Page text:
We love food. One of the wonderful things about travel is not just seeing new places and meeting new people, but trying new foods. Different spices and cooking techniques make all manner of dishes taste completely different even within the same towns we visit, but nature’s bounty is what has us mesmerized and constantly titillating our taste buds with its cornucopia of fruits. As we head closer to the tropics this bounty is apparent and fresh. We have not even left Mexico at this point and even though we are both seasoned travelers we have encountered new fruits. We will try to catalog a few here on the website. Some of you may know a few but not all of you will know all of these fruits… please enjoy.
First we will post our most amazing discovery. A fruit very similar to the revered and stinky South East Asian fruit: Durian. This fruit is called Yacca by the locals in the coast of the State of Nayarit (have not found a more scientific or generic name). It is a very large fruit of irregular shape, I would guess that a good sized Yacca could way more than 10 pounds. The outside skin -unlike the Durian- is not spiky but it does have segmented dimples of sorts. In order to minimize my destruction of the english language via my description I have poached a picture from wikipedia (of a Durian)… the inside of the Yacca is very similar.
Describing the fruits flavor will be near impossible for someone of my near nil literary caliber. My best shot at it would be to call in an ice cream flavor: Tutti Frutti. Tutti frutti literary means all fruits in Italian, granted the ice cream tastes very synthetic… but this fruit really does taste like an amalgamation of fruit flavors. If you take a bit and close your eyes there will be hints of mango and apricot, or is it honeydew melon and strawberries? You decide, if you ever see this fruit please do your taste buds a flavor and try it!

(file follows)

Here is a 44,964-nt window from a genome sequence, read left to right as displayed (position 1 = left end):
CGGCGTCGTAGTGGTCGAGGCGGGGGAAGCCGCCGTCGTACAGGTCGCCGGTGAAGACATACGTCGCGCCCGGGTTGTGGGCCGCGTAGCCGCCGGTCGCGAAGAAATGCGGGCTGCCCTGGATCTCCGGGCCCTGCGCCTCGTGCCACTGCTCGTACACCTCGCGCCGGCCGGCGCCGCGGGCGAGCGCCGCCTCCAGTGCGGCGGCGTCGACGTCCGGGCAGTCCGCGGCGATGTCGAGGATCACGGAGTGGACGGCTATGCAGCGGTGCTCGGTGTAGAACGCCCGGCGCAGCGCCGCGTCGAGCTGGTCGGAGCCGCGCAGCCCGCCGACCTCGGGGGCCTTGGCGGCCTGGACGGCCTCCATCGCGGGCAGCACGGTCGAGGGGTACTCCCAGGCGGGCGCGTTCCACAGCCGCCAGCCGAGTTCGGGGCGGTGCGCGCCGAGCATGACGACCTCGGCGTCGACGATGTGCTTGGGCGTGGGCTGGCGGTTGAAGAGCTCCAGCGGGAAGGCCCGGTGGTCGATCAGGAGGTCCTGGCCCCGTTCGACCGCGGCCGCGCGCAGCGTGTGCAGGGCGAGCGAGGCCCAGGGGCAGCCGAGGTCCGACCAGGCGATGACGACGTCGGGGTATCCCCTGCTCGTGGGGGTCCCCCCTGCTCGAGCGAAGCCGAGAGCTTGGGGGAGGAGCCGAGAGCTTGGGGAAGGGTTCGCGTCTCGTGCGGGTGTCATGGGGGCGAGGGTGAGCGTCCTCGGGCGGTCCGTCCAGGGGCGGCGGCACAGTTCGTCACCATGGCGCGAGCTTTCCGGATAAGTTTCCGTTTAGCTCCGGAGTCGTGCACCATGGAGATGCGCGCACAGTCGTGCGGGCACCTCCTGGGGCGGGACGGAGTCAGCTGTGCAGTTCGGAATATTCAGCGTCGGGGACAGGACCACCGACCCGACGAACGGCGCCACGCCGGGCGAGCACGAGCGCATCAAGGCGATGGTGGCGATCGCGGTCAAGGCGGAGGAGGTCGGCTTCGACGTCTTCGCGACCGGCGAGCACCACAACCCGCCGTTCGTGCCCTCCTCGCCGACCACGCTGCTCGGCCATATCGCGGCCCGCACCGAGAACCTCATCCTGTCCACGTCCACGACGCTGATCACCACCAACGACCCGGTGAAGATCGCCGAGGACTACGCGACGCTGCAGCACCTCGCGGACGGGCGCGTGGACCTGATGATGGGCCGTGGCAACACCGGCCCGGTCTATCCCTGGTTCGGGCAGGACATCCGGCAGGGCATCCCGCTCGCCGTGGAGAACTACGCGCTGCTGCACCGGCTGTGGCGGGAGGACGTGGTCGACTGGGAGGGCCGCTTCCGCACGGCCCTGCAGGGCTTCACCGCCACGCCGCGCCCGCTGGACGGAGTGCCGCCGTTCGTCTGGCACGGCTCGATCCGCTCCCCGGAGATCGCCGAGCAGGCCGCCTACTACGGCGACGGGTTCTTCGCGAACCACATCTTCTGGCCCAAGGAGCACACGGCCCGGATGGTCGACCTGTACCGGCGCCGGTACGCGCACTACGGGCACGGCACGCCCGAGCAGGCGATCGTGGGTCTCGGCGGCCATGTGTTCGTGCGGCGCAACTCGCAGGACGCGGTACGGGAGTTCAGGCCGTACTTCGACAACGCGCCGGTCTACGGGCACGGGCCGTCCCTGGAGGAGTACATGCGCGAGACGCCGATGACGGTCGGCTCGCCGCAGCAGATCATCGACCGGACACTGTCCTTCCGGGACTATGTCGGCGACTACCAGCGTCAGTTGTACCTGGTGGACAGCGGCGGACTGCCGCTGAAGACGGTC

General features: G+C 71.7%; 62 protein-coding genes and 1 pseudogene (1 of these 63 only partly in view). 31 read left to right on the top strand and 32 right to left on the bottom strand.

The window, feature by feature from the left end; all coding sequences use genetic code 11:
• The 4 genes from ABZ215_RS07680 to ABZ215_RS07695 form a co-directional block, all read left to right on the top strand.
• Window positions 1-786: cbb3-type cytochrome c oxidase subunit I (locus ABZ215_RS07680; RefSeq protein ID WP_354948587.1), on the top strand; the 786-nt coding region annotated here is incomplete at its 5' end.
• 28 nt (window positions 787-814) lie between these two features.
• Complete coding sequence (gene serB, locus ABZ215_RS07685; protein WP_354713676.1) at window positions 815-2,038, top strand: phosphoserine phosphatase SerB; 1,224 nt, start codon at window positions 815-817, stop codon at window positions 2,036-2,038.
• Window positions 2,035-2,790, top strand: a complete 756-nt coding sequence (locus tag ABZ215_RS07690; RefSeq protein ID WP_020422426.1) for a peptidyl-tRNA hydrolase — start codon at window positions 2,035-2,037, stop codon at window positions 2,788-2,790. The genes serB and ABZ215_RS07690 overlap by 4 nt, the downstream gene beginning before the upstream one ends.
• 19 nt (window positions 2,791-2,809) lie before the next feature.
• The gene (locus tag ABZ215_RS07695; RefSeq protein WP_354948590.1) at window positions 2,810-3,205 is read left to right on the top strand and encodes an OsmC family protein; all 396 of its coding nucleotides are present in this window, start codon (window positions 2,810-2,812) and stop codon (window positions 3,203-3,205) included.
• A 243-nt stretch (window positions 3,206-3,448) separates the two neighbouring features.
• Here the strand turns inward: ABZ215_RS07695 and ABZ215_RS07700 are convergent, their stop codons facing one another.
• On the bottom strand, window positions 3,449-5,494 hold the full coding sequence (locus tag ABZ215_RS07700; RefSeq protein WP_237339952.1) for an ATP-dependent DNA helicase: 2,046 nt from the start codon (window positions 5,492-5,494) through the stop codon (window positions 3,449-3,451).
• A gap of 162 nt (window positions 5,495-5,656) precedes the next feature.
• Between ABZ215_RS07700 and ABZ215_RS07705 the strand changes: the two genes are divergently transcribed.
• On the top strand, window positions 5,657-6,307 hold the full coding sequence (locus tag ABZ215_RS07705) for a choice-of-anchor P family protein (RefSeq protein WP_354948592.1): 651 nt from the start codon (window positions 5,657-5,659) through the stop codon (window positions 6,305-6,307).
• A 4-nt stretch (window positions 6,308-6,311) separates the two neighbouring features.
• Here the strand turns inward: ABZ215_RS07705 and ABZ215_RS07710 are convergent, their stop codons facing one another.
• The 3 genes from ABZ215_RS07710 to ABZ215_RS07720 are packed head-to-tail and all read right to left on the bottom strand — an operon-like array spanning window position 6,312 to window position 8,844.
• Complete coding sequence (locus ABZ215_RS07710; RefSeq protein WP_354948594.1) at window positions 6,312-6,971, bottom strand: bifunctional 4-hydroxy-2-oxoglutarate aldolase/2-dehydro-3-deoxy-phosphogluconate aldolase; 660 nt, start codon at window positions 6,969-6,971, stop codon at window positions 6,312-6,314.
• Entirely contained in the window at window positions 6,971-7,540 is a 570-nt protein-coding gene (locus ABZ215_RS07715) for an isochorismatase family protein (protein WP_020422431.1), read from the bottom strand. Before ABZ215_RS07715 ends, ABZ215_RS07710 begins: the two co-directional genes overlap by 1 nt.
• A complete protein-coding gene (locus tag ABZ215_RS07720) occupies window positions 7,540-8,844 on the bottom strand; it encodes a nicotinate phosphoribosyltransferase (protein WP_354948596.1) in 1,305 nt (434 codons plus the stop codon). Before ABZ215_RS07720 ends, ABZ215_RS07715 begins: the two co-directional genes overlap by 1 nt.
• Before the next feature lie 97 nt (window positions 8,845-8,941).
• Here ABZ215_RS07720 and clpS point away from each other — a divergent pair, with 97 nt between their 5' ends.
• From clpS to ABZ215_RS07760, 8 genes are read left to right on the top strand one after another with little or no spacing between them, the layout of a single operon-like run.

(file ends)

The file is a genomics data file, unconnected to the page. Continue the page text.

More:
The following entry is still of impressive size, but relatively disappointing flavor. It is known as Cidra and it looks like a lemon on steroids.
We found this behemoth of a citrus near the town of Patzcuaro. I asked a local what it was and if it was good, he did not answer and proceeded to climb the tree cut one down and said: “It is good, sweet and 20 pesos please.” We paid for our fruit (even though the guy obviously did not own the tree, he just happened to be walking by). I cut into it and noticed a very large amount of pith. I removed as much pith as possible and wound up with a fruit very similar in size to a grapefruit. The flavor was very disappointing, because there really was no flavor to speak of. I cannot blame the fruit because it may have been picked before its prime, so the verdict is out for the time being.
The following fruit I (Luis) am quite familiar with and I happen to like it and other members of its Passion Fruit or Passiflora family. In Mexico they call this fruit Granada China and it is not the same as the commonly known Passion Fruit. Passion fruit is very tart and sweet, this fruit is just sweet no tartness here. It has a thick and relatively plasticky feeling outer shell and inside is a sac full of seeds which are themselves surrounded by a small bag of slimy juice. You cannot really bite down on the seeds just swirl in your mouth and take in all the flavors of the juice. Very good fruit, but a caveat is necessary for those of you with an adversity to slimy textures.
Last but not least in this post is the Mamey Zapote (pouteria sapote). The brown outer layer has a texture somewhere between sandpaper and the bark of a tree. We have seen it made into milkshakes at street fruit bars. The fruit’s flavor is variously described as a combination of pumpkin, cooked sweet potato and the texture is smooth creamy and sweet. I cannot say this is my favorite fruit, but I may try it in a milkshake which may be a good vehicle for its flavors.